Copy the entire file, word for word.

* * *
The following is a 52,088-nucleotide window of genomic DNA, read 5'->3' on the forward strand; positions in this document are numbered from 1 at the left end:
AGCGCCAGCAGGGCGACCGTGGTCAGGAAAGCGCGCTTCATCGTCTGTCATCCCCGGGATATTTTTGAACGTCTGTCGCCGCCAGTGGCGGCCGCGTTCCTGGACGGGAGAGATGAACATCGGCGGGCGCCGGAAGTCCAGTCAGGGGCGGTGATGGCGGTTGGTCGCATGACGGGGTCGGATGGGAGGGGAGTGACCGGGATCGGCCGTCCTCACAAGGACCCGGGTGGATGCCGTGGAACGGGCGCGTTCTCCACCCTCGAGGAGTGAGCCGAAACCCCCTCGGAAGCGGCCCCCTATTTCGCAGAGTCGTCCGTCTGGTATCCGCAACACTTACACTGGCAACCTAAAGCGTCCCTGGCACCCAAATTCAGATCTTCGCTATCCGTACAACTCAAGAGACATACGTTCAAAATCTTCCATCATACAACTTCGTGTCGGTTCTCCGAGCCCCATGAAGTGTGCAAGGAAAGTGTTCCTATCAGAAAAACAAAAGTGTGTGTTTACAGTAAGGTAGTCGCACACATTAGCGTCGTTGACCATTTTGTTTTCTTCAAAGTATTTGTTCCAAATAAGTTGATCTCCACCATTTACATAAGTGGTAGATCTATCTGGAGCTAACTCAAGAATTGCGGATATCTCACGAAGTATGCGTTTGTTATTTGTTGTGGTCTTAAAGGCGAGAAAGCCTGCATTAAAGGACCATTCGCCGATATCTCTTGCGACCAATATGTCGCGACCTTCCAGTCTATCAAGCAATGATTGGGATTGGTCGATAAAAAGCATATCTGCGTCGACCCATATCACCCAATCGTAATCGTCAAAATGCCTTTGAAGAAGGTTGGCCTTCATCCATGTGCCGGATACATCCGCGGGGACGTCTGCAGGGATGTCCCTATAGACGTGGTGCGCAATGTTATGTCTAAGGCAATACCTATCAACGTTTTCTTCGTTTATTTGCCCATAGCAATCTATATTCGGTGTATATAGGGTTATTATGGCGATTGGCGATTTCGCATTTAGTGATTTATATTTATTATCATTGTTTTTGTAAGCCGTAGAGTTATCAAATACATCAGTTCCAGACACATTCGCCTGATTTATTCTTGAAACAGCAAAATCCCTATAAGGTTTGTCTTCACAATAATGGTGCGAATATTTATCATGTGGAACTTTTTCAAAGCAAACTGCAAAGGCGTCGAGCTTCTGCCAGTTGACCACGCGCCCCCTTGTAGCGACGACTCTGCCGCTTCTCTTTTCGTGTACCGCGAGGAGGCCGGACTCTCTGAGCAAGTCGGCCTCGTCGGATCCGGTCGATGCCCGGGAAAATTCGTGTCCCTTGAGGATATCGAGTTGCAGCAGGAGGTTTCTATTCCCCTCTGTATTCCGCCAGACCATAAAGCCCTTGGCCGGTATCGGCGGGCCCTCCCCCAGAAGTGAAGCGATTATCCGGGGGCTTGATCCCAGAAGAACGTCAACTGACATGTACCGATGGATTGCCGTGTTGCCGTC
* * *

The following is a 52,088-nucleotide window of genomic DNA, read 5'->3' on the forward strand; positions in this document are numbered from 1 at the left end:
AGCGCCAGCAGGGCGACCGTGGTCAGGAAAGCGCGCTTCATCGTCTGTCATCCCCGGGATATTTTTGAACGTCTGTCGCCGCCAGTGGCGGCCGCGTTCCTGGACGGGAGAGATGAACATCGGCGGGCGCCGGAAGTCCAGTCAGGGGCGGTGATGGCGGTTGGTCGCATGACGGGGTCGGATGGGAGGGGAGTGACCGGGATCGGCCGTCCTCACAAGGACCCGGGTGGATGCCGTGGAACGGGCGCGTTCTCCACCCTCGAGGAGTGAGCCGAAACCCCCTCGGAAGCGGCCCCCTATTTCGCAGAGTCGTCCGTCTGGTATCCGCAACACTTACACTGGCAACCTAAAGCGTCCCTGGCACCCAAATTCAGATCTTCGCTATCCGTACAACTCAAGAGACATACGTTCAAAATCTTCCATCATACAACTTCGTGTCGGTTCTCCGAGCCCCATGAAGTGTGCAAGGAAAGTGTTCCTATCAGAAAAACAAAAGTGTGTGTTTACAGTAAGGTAGTCGCACACATTAGCGTCGTTGACCATTTTGTTTTCTTCAAAGTATTTGTTCCAAATAAGTTGATCTCCACCATTTACATAAGTGGTAGATCTATCTGGAGCTAACTCAAGAATTGCGGATATCTCACGAAGTATGCGTTTGTTATTTGTTGTGGTCTTAAAGGCGAGAAAGCCTGCATTAAAGGACCATTCGCCGATATCTCTTGCGACCAATATGTCGCGACCTTCCAGTCTATCAAGCAATGATTGGGATTGGTCGATAAAAAGCATATCTGCGTCGACCCATATCACCCAATCGTAATCGTCAAAATGCCTTTGAAGAAGGTTGGCCTTCATCCATGTGCCGGATACATCCGCGGGGACGTCTGCAGGGATGTCCCTATAGACGTGGTGCGCAATGTTATGTCTAAGGCAATACCTATCAACGTTTTCTTCGTTTATTTGCCCATAGCAATCTATATTCGGTGTATATAGGGTTATTATGGCGATTGGCGATTTCGCATTTAGTGATTTATATTTATTATCATTGTTTTTGTAAGCCGTAGAGTTATCAAATACATCAGTTCCAGACACATTCGCCTGATTTATTCTTGAAACAGCAAAATCCCTATAAGGTTTGTCTTCACAATAATGGTGCGAATATTTATCATGTGGAACTTTTTCAAAGCAAACTGCAAAGGCGTCGAGCTTCTGCCAGTTGACCACGCGCCCCCTTGTAGCGACGACTCTGCCGCTTCTCTTTTCGTGTACCGCGAGGAGGCCGGACTCTCTGAGCAAGTCGGCCTCGTCGGATCCGGTCGATGCCCGGGAAAATTCGTGTCCCTTGAGGATATCGAGTTGCAGCAGGAGGTTTCTATTCCCCTCTGTATTCCGCCAGACCATAAAGCCCTTGGCCGGTATCGGCGGGCCCTCCCCCAGAAGTGAAGCGATTATCCGGGGGCTTGATCCCAGAAGAACGTCAACTGACATGTACCGATGGATTGCCGTGTTGCCGTC